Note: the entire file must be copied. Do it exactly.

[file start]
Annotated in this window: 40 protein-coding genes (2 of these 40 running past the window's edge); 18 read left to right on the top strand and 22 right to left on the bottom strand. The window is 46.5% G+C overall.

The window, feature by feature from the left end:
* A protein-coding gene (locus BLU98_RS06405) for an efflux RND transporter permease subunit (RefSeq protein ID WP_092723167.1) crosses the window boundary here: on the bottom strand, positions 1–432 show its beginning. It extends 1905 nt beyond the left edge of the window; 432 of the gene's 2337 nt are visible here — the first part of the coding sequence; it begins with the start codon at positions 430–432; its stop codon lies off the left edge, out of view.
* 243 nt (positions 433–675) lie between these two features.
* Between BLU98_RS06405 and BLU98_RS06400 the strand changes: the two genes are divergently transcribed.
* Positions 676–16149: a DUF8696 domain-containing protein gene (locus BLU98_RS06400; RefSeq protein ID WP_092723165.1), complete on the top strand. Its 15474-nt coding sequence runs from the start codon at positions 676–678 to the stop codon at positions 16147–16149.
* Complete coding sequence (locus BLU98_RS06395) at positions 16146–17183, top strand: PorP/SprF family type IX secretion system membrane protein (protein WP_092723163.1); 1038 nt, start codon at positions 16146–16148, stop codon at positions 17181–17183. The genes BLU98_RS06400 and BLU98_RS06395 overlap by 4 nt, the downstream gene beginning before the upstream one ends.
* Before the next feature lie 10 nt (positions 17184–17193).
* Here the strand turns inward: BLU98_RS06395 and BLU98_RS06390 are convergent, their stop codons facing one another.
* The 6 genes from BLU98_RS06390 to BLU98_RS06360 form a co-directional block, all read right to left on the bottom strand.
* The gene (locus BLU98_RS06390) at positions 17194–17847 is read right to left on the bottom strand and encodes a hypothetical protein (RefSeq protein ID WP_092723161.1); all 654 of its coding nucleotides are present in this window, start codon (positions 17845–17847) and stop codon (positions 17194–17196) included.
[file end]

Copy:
Annotated in this window: 40 protein-coding genes (2 of these 40 running past the window's edge); 18 read left to right on the top strand and 22 right to left on the bottom strand. The window is 46.5% G+C overall.

The window, feature by feature from the left end:
* A protein-coding gene (locus BLU98_RS06405) for an efflux RND transporter permease subunit (RefSeq protein ID WP_092723167.1) crosses the window boundary here: on the bottom strand, positions 1–432 show its beginning. It extends 1905 nt beyond the left edge of the window; 432 of the gene's 2337 nt are visible here — the first part of the coding sequence; it begins with the start codon at positions 430–432; its stop codon lies off the left edge, out of view.
* 243 nt (positions 433–675) lie between these two features.
* Between BLU98_RS06405 and BLU98_RS06400 the strand changes: the two genes are divergently transcribed.
* Positions 676–16149: a DUF8696 domain-containing protein gene (locus BLU98_RS06400; RefSeq protein ID WP_092723165.1), complete on the top strand. Its 15474-nt coding sequence runs from the start codon at positions 676–678 to the stop codon at positions 16147–16149.
* Complete coding sequence (locus BLU98_RS06395) at positions 16146–17183, top strand: PorP/SprF family type IX secretion system membrane protein (protein WP_092723163.1); 1038 nt, start codon at positions 16146–16148, stop codon at positions 17181–17183. The genes BLU98_RS06400 and BLU98_RS06395 overlap by 4 nt, the downstream gene beginning before the upstream one ends.
* Before the next feature lie 10 nt (positions 17184–17193).
* Here the strand turns inward: BLU98_RS06395 and BLU98_RS06390 are convergent, their stop codons facing one another.
* The 6 genes from BLU98_RS06390 to BLU98_RS06360 form a co-directional block, all read right to left on the bottom strand.
* The gene (locus BLU98_RS06390) at positions 17194–17847 is read right to left on the bottom strand and encodes a hypothetical protein (RefSeq protein ID WP_092723161.1); all 654 of its coding nucleotides are present in this window, start codon (positions 17845–17847) and stop codon (positions 17194–17196) included.